Animal Studies Bibliography
Bekoff, Marc. 2004. “Wild Justice and Fair Play: Cooperation, Forgiveness, and Morality in Animals” 2004. Biology and Philosophy 19, 489-520.
Summarized by Cadi Fung
Marc Bekoff, a specialist in cognitive ethology, animal behavior, and behavioral ecology, argues in this paper that research pertaining to the origins of morality needs to be expanded to include studies involving non-human animals, and especially non-human primates. Bekoff believes that understanding the social behavior of other animals, particularly behaviors involved in play, may be key in unlocking some of the mysteries behind the evolution of moral behavior.
He begins by describing the conceptual lens through which he observes animal behavior. “Biocentric anthropomorphism” is the term he uses to describe an approach that takes into consideration the animal's point of view, while at the same time recognizing that we inherently have an anthropomorphic view of the world. As Bekoff explains, “The way we describe and explain the behavior of other animals is influenced and limited by the language we use to talk about things in general” (73). However, we can mitigate our anthropomorphism by asking ourselves what it is like to be the other animal, and by not assuming that emotions are static across the full spectrum of species. They might fall under the same category of emotion (for example, “dog-joy may be different from chimpanzee-joy” (74)), but why shouldn't we assume that each species (or individuals, for that matter) has its own nuanced set of emotions?
As far as determining what is moral behavior (are animals behaving morally, or are they just being ?), Bekoff disagrees with Peterson in his claim that there are continuities and discontinuities in morality, and that only humans can be “genuinely moral” because animals do not possess the same degree of cognition as humans, nor do they have “culture” (in this sense, religion). According to Peterson, animals, if they possess any morality at all, can possess only “proto-morality” (75). Bekoff also disagrees with Richard Dawkins' “selfish gene” theory, which states that the closer two organisms are related to each other (that is, genetically close), the more sense it makes that those two organisms would behave selflessly or altruistically with each other. In Bekoff's view, moral behaviors such as cooperation and fairness did not develop as a way to mitigate aggressive and selfish behavior; instead, they might have evolved independently because they are crucial in forming and maintaining social relationships.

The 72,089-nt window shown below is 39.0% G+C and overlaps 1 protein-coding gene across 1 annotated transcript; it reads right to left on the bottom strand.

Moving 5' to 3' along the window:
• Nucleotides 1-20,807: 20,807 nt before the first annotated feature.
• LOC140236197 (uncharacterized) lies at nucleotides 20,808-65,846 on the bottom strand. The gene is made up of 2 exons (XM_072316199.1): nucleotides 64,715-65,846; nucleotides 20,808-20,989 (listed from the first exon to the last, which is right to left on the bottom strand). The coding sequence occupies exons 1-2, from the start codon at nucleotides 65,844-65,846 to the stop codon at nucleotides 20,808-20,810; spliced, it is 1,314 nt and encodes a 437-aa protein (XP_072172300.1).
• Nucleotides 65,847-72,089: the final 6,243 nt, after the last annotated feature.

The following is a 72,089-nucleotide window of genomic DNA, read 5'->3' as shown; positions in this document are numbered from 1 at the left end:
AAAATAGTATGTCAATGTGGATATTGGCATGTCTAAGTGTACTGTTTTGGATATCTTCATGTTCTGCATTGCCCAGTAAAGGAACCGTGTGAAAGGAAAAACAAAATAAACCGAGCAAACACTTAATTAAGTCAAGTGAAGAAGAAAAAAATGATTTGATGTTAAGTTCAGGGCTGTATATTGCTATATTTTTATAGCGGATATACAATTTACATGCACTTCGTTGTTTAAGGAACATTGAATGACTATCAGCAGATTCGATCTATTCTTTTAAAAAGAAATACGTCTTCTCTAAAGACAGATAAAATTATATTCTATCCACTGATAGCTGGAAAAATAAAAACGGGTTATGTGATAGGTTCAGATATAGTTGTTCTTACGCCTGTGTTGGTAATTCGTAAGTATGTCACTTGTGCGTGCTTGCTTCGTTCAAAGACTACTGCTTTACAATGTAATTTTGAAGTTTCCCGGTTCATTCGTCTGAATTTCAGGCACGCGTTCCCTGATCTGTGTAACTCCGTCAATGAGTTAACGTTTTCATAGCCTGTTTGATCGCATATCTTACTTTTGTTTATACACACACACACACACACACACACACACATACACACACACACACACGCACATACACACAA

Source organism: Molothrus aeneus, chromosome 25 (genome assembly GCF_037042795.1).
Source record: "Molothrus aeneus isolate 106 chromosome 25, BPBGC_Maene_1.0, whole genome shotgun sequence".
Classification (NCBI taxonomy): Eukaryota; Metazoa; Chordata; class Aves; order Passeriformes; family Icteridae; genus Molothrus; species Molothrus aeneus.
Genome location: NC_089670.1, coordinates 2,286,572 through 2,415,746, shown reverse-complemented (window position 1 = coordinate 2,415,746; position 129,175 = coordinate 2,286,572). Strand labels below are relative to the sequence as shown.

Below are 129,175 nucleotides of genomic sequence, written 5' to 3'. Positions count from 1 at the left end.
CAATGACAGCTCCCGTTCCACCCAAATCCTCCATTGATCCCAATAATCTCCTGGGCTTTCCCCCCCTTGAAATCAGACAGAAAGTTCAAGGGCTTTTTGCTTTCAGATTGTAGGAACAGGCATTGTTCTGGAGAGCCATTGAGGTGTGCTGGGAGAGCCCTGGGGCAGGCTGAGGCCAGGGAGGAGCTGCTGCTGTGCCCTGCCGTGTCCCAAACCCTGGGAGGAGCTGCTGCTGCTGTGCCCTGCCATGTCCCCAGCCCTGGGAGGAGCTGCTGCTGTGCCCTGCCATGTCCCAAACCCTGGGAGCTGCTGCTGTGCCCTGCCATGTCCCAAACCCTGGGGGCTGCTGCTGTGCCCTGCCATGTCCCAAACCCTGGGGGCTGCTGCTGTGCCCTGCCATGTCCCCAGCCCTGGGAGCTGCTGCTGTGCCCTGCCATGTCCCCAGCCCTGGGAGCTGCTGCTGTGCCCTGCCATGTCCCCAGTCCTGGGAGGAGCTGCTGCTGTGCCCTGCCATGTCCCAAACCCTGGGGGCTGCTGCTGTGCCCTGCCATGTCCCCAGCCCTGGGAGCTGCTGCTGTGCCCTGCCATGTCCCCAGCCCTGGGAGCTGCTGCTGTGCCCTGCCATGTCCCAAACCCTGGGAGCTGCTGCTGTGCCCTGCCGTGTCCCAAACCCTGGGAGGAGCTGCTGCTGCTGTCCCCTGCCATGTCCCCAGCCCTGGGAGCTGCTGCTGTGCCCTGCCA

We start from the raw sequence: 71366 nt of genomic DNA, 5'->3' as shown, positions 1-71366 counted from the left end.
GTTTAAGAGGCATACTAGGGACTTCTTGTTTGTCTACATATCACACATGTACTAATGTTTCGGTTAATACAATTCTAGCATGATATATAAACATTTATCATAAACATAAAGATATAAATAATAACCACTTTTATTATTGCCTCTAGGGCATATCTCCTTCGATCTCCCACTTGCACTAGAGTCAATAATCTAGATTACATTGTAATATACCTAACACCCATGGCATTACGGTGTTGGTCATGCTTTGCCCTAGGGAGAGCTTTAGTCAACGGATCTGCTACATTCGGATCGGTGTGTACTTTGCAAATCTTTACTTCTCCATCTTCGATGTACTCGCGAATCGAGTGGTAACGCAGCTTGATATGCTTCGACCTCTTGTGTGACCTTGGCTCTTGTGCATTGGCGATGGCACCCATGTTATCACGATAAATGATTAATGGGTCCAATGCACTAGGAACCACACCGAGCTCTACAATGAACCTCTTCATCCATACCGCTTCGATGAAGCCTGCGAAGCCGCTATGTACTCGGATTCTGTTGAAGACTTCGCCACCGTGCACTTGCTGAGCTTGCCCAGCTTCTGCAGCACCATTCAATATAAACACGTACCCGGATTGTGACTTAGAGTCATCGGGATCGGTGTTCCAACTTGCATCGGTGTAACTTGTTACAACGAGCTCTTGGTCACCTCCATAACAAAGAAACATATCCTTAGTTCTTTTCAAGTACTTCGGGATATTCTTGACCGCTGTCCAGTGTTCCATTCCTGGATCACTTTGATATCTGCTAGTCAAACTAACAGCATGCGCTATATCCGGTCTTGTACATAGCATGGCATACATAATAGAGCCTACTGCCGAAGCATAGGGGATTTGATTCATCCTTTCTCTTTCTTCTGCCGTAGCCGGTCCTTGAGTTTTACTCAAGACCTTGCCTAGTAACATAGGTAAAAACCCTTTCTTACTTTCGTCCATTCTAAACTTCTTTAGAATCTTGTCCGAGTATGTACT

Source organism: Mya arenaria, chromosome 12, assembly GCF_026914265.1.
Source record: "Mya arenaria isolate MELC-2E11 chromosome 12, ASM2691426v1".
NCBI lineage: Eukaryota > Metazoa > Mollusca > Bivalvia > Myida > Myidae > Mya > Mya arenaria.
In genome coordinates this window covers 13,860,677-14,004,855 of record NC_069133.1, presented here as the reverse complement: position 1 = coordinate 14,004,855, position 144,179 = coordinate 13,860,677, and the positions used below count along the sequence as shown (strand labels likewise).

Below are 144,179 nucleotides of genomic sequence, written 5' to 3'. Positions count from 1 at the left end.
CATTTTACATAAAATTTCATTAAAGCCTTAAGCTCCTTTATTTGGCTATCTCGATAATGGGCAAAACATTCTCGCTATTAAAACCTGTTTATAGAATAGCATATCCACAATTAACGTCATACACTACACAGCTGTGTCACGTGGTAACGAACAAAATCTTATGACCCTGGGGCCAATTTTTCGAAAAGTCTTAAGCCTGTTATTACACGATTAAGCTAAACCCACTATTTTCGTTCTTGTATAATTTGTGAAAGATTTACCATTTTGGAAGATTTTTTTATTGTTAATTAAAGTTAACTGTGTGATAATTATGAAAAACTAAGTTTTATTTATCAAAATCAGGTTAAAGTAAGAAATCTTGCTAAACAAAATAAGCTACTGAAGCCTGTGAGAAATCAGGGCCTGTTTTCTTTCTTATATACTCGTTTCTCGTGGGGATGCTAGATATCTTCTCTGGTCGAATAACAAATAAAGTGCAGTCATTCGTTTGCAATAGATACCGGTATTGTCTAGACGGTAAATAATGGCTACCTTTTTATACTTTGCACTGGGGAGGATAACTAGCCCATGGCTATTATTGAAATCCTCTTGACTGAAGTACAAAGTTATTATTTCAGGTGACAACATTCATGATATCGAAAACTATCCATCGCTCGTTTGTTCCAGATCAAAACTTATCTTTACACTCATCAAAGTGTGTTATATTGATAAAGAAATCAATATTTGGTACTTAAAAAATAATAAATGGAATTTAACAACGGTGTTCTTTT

Bekoff also points to examples that demonstrate biological and behavioral similarities between non-human animals and humans. For example, many animals share the same neurological structures and chemicals that regulate emotional experiences, and laboratory animals have shown that they will refrain from receiving a reward if doing so would harm another animal. Similarly, studies have shown that animals will help others in need, even if doing so has no tangible reward (76).
Using cognitive ethological approaches, Bekoff also analyzes animal play and social contracts. Many animals demonstrate self-handicapping and role-reversal during social play, behaviors that are often associated with intentionality, consciousness, and self-consciousness. Additionally, animals usually exhibit joy and happiness with wild abandon during play, and biochemical studies support the claim that play is indeed fun (78).
Play involves many nuanced behaviors, including the aforementioned self-handicapping and role-reversal. It is also important for animals to make clear to each other that they are going to (and will continue to) engage in playing, not aggression or mating. They keep track of what is going on during play, and adjust behaviors accordingly. For example, a normally dominant animal might engage in self-handicapping and/or role-reversal – rolling over onto his or her back, moderating bite force so as not to hurt the other animal – in order to moderate play and keep fun activities going (80). Other behaviors, such as forgiveness, fairness, apologizing, and trust, are also crucial in maintaining play. Cheaters are not tolerated, as is evidenced when they are chased away by the rest of the group or simply ignored (79). Playing is especially important for young animals, who are learning these behaviors in order to develop and maintain social relationships. These become the “ground rules” of interaction that they will likely follow throughout their lives. In this sense, Bekoff argues, it may be that individuals who are more virtuous are also more fit, and may have higher reproductive success (82). He claims that if this is true, individuals and entire groups of animals would be at a disadvantage without play. Following this, morality would then have evolved “because it is adaptive in its own right, not because it is merely an antidote to competition or aggression” (82).
Bekoff calls for long-term field studies of social animals to assess whether it is reasonable to hypothesize that “emotions and morality have played a role in the evolution of sociality,” and that they are important in developing and maintaining the social relationships that benefit the animals as a group (83). The end of the article provides examples, such as wolf pack size (84), that demonstrate the influence of social bonds on animal groupings. Bekoff emphasizes that he is not suggesting a genetic origin for fair and moral behavior, but that such behavior is beneficial towards reproductive success and group cohesion. Furthermore, he claims that we must still “come to terms” with what it means to be moral, and that we must not dismiss “summarily and unfairly, in a speciesistic manner, the moral lives of other animals” (86).